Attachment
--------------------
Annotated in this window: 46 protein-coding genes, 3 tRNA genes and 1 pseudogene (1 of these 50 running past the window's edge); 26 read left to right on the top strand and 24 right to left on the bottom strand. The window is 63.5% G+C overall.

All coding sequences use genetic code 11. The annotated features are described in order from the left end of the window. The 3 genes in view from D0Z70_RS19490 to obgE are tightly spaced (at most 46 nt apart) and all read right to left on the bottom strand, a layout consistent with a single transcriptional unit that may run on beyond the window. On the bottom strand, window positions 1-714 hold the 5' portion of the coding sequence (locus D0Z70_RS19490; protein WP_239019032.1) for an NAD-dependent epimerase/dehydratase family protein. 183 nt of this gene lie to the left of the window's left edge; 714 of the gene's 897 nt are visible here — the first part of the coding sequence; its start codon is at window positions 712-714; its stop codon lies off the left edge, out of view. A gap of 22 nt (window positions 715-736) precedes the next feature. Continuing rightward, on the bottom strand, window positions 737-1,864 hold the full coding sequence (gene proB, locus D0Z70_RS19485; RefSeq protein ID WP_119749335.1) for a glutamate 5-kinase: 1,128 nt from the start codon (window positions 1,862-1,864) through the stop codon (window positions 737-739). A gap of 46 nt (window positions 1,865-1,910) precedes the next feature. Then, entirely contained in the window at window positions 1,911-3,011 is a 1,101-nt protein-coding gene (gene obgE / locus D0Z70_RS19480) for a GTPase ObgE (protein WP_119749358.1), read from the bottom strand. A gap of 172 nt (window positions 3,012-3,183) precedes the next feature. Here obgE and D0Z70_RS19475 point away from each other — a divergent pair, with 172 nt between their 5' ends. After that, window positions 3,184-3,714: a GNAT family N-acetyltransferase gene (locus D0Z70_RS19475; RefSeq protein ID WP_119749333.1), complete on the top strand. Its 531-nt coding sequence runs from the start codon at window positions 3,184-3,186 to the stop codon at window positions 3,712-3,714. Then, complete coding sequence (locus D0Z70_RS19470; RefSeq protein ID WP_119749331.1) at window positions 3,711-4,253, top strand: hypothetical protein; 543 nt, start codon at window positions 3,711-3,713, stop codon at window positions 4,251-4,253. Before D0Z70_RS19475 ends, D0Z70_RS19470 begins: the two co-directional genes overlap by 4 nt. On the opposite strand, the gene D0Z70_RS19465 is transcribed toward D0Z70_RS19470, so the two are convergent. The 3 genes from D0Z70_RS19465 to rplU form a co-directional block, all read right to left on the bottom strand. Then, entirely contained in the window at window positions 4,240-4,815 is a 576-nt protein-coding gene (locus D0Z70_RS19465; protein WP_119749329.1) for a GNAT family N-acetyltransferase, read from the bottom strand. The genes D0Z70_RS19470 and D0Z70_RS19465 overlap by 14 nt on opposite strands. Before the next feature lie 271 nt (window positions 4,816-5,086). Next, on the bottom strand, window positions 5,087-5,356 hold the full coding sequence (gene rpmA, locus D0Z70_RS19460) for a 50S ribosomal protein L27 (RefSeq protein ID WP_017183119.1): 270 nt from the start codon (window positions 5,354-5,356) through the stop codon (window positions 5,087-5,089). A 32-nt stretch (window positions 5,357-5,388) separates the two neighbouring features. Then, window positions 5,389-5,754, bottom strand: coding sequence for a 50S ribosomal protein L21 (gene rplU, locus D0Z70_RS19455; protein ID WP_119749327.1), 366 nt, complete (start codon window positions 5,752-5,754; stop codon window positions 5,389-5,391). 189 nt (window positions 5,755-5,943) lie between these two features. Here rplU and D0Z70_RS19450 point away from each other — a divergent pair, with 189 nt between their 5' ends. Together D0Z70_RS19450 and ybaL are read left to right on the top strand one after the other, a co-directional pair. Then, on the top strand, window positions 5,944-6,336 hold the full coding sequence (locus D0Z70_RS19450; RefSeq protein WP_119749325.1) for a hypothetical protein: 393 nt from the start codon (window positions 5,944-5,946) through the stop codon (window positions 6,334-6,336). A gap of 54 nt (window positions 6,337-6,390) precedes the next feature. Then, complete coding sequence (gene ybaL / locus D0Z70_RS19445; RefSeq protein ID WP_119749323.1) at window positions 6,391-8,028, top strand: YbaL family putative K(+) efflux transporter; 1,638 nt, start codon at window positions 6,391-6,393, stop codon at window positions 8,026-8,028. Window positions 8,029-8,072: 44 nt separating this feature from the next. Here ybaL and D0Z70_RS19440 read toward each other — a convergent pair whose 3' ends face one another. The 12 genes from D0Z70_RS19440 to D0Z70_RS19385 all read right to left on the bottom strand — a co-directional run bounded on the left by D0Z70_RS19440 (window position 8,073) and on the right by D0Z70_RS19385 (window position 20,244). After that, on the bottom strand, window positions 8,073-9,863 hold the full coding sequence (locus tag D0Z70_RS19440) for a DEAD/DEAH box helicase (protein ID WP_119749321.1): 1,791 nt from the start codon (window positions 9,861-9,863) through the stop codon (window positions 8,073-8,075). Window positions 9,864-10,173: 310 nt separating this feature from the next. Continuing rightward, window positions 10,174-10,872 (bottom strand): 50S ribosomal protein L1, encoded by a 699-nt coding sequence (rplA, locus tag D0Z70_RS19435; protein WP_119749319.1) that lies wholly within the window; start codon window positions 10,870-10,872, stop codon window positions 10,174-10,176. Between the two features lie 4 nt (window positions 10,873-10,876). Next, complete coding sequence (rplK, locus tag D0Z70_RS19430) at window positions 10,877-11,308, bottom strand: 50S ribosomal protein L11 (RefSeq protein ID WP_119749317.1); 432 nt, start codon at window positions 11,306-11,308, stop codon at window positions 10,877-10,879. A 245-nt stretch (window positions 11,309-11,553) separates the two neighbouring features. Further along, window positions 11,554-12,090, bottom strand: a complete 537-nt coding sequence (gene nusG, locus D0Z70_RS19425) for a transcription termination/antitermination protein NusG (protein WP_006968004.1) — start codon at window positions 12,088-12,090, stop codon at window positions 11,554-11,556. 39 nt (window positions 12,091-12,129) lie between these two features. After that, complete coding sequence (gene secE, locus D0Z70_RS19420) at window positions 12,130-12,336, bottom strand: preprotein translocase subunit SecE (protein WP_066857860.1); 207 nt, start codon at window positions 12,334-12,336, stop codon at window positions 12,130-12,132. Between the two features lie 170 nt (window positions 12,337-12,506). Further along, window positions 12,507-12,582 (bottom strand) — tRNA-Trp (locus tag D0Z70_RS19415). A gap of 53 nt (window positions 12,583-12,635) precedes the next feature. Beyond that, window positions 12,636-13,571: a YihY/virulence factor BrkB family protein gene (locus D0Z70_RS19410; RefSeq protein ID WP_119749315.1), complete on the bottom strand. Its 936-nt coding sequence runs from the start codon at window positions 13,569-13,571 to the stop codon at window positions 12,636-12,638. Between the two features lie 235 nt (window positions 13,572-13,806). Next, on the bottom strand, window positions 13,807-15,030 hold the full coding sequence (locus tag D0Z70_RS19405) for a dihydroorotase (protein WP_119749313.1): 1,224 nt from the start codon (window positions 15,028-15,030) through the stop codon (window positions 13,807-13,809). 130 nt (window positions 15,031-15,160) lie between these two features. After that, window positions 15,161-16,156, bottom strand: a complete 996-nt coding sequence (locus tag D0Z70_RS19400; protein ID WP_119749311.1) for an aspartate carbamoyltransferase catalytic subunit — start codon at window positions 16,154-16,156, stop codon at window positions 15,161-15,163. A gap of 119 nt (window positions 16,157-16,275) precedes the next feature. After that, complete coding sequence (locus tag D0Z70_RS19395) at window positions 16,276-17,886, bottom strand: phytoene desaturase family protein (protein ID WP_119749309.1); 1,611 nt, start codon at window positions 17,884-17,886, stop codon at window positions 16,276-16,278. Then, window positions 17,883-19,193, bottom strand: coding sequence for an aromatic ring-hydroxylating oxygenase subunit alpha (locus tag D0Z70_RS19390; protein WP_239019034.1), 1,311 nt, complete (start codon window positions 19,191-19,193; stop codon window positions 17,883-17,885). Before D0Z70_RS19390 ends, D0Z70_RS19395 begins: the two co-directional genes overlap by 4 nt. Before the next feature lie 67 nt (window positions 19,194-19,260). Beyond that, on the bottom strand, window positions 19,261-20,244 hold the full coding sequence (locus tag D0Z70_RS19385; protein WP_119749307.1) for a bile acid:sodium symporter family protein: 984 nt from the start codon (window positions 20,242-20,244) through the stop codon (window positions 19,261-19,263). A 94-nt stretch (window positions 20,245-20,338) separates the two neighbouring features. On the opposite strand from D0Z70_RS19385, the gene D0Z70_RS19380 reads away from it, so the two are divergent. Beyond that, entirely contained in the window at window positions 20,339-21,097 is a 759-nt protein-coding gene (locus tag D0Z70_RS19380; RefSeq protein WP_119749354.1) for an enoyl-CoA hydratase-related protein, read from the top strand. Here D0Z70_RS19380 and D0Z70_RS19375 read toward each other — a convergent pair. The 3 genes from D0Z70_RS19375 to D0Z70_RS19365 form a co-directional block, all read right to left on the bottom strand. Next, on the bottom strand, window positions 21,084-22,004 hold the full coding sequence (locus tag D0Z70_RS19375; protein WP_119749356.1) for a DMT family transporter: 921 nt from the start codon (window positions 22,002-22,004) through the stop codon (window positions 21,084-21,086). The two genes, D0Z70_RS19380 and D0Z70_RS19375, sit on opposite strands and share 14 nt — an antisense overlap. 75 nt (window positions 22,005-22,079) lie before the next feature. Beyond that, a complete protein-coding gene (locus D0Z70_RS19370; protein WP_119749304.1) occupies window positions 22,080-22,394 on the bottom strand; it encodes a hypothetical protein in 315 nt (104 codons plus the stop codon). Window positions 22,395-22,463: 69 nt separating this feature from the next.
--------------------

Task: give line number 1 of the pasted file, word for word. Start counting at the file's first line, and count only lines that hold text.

Annotated in this window: 46 protein-coding genes, 3 tRNA genes and 1 pseudogene (1 of these 50 running past the window's edge); 26 read left to right on the top strand and 24 right to left on the bottom strand. The window is 63.5% G+C overall.